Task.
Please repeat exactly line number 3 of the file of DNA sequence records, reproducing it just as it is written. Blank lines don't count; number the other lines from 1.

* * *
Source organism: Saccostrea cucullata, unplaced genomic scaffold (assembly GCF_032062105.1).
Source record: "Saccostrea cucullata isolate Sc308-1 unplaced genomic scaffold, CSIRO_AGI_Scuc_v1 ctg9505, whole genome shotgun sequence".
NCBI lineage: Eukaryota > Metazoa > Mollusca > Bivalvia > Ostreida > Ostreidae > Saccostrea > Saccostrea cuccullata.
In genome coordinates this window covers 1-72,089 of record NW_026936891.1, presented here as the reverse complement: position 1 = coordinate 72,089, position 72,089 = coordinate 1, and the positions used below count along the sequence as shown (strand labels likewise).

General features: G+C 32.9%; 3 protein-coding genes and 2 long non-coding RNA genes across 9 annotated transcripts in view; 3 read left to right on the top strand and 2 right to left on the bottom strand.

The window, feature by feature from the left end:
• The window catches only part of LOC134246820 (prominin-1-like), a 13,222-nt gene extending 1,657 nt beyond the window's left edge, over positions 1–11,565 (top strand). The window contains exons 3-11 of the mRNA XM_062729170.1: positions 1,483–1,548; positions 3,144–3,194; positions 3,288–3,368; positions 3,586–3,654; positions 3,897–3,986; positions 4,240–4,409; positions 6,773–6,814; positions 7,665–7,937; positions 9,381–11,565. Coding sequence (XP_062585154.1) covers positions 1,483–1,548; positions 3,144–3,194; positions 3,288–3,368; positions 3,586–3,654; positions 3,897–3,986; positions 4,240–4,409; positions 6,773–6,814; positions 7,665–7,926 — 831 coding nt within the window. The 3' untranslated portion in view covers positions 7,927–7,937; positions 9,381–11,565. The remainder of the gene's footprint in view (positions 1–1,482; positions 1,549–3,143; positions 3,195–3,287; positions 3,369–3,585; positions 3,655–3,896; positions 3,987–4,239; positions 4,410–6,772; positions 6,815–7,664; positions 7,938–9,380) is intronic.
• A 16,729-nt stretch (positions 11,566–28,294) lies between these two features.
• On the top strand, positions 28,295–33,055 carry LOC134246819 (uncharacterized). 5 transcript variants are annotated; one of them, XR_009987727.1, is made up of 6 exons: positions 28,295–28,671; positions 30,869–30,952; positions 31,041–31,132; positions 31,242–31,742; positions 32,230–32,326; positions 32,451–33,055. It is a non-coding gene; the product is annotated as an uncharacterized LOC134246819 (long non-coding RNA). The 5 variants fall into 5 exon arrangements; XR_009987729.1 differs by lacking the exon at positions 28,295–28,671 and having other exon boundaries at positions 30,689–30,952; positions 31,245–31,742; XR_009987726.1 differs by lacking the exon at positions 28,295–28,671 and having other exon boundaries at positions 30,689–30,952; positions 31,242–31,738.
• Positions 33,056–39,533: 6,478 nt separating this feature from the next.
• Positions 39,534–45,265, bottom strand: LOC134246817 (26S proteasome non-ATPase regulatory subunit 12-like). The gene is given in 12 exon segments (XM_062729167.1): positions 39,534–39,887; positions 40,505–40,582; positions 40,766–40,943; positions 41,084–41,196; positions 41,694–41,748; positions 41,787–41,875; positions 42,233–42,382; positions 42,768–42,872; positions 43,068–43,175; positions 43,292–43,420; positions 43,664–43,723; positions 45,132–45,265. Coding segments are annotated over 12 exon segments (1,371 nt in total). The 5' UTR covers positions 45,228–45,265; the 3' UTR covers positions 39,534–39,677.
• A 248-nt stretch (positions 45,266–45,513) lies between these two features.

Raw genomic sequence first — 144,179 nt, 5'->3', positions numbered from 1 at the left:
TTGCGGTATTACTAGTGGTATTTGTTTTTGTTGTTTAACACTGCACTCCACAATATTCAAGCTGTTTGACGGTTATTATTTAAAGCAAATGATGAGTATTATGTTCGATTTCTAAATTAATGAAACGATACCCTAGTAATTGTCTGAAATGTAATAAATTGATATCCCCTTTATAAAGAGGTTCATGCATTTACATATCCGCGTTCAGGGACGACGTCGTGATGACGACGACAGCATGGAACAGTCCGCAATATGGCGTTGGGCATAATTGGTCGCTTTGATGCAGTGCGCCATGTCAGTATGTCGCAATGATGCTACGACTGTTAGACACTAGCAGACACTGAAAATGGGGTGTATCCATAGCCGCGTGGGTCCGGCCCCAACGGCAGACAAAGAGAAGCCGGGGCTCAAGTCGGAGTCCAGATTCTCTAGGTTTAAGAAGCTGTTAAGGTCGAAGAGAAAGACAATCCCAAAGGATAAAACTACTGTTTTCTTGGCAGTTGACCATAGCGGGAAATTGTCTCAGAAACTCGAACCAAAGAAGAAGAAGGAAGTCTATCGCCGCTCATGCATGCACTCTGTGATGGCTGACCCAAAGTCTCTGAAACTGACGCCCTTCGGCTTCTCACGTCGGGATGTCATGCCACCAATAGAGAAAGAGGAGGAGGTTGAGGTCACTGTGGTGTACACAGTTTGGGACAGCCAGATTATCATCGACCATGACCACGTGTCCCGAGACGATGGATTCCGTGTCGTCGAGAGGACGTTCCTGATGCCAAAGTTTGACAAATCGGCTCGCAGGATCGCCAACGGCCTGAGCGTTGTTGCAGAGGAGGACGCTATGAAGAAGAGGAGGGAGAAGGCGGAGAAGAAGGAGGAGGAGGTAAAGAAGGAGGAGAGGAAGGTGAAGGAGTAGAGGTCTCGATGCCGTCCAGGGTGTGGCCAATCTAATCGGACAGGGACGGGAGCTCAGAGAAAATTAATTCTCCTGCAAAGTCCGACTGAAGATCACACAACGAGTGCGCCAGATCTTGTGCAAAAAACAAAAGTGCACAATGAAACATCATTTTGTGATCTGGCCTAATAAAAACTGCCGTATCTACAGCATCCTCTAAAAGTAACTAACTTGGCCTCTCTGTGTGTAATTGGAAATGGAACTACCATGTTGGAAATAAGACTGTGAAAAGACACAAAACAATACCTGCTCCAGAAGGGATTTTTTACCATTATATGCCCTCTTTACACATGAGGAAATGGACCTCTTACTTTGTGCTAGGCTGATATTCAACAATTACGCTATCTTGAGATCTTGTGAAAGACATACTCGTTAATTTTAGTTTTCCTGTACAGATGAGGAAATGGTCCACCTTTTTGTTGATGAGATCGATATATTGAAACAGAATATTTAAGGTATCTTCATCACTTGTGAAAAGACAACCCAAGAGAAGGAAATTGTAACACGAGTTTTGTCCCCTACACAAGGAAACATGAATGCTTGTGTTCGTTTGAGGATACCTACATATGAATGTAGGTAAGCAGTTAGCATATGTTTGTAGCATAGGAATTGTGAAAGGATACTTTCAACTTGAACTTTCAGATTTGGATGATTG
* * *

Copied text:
NCBI lineage: Eukaryota > Metazoa > Mollusca > Bivalvia > Ostreida > Ostreidae > Saccostrea > Saccostrea cuccullata.